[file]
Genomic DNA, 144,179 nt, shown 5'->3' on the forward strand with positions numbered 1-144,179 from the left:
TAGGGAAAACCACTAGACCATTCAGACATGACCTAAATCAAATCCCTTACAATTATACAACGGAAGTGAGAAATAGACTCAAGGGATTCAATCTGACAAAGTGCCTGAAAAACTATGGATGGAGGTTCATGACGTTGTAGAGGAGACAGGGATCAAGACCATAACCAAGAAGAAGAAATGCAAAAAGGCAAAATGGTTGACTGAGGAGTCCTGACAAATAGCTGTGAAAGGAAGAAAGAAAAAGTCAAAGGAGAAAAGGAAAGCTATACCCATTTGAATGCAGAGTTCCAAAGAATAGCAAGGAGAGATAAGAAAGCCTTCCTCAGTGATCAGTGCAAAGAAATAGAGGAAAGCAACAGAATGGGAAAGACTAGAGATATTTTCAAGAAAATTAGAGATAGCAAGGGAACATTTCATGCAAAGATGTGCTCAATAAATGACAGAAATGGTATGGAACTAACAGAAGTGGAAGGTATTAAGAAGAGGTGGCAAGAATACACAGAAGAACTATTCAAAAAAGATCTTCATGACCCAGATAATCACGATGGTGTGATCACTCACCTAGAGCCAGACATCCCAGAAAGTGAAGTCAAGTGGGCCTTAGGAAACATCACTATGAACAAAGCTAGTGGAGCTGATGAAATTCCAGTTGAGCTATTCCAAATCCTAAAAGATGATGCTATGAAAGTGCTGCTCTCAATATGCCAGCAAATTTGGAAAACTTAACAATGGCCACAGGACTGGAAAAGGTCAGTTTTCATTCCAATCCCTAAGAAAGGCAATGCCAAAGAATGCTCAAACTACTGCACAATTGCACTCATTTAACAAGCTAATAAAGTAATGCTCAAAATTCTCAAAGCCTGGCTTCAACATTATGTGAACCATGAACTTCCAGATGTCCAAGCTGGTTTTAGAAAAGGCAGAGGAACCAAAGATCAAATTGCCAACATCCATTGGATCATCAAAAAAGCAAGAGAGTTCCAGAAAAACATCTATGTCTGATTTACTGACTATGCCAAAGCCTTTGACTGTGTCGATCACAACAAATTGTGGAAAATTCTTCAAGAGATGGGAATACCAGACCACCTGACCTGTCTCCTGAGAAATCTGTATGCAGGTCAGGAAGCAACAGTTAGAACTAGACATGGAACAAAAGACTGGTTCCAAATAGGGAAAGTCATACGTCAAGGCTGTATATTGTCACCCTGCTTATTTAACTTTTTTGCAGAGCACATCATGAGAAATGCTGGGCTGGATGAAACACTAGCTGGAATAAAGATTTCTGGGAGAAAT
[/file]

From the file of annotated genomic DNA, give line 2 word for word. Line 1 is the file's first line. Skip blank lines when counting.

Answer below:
TAGGGAAAACCACTAGACCATTCAGACATGACCTAAATCAAATCCCTTACAATTATACAACGGAAGTGAGAAATAGACTCAAGGGATTCAATCTGACAAAGTGCCTGAAAAACTATGGATGGAGGTTCATGACGTTGTAGAGGAGACAGGGATCAAGACCATAACCAAGAAGAAGAAATGCAAAAAGGCAAAATGGTTGACTGAGGAGTCCTGACAAATAGCTGTGAAAGGAAGAAAGAAAAAGTCAAAGGAGAAAAGGAAAGCTATACCCATTTGAATGCAGAGTTCCAAAGAATAGCAAGGAGAGATAAGAAAGCCTTCCTCAGTGATCAGTGCAAAGAAATAGAGGAAAGCAACAGAATGGGAAAGACTAGAGATATTTTCAAGAAAATTAGAGATAGCAAGGGAACATTTCATGCAAAGATGTGCTCAATAAATGACAGAAATGGTATGGAACTAACAGAAGTGGAAGGTATTAAGAAGAGGTGGCAAGAATACACAGAAGAACTATTCAAAAAAGATCTTCATGACCCAGATAATCACGATGGTGTGATCACTCACCTAGAGCCAGACATCCCAGAAAGTGAAGTCAAGTGGGCCTTAGGAAACATCACTATGAACAAAGCTAGTGGAGCTGATGAAATTCCAGTTGAGCTATTCCAAATCCTAAAAGATGATGCTATGAAAGTGCTGCTCTCAATATGCCAGCAAATTTGGAAAACTTAACAATGGCCACAGGACTGGAAAAGGTCAGTTTTCATTCCAATCCCTAAGAAAGGCAATGCCAAAGAATGCTCAAACTACTGCACAATTGCACTCATTTAACAAGCTAATAAAGTAATGCTCAAAATTCTCAAAGCCTGGCTTCAACATTATGTGAACCATGAACTTCCAGATGTCCAAGCTGGTTTTAGAAAAGGCAGAGGAACCAAAGATCAAATTGCCAACATCCATTGGATCATCAAAAAAGCAAGAGAGTTCCAGAAAAACATCTATGTCTGATTTACTGACTATGCCAAAGCCTTTGACTGTGTCGATCACAACAAATTGTGGAAAATTCTTCAAGAGATGGGAATACCAGACCACCTGACCTGTCTCCTGAGAAATCTGTATGCAGGTCAGGAAGCAACAGTTAGAACTAGACATGGAACAAAAGACTGGTTCCAAATAGGGAAAGTCATACGTCAAGGCTGTATATTGTCACCCTGCTTATTTAACTTTTTTGCAGAGCACATCATGAGAAATGCTGGGCTGGATGAAACACTAGCTGGAATAAAGATTTCTGGGAGAAAT